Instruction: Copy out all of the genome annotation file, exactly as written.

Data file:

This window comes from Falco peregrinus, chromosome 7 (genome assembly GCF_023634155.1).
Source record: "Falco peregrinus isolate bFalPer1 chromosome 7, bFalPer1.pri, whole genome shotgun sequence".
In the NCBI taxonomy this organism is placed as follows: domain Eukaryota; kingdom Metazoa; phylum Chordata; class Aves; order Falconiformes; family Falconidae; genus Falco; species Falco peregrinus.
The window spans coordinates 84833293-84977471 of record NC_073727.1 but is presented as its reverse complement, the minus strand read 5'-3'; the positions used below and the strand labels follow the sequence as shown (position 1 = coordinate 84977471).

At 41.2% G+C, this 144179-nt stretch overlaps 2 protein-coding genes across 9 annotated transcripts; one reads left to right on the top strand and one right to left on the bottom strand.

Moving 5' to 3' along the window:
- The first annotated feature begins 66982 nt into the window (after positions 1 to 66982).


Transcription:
This window comes from Falco peregrinus, chromosome 7 (genome assembly GCF_023634155.1).
Source record: "Falco peregrinus isolate bFalPer1 chromosome 7, bFalPer1.pri, whole genome shotgun sequence".
In the NCBI taxonomy this organism is placed as follows: domain Eukaryota; kingdom Metazoa; phylum Chordata; class Aves; order Falconiformes; family Falconidae; genus Falco; species Falco peregrinus.
The window spans coordinates 84833293-84977471 of record NC_073727.1 but is presented as its reverse complement, the minus strand read 5'-3'; the positions used below and the strand labels follow the sequence as shown (position 1 = coordinate 84977471).

At 41.2% G+C, this 144179-nt stretch overlaps 2 protein-coding genes across 9 annotated transcripts; one reads left to right on the top strand and one right to left on the bottom strand.

Moving 5' to 3' along the window:
- The first annotated feature begins 66982 nt into the window (after positions 1 to 66982).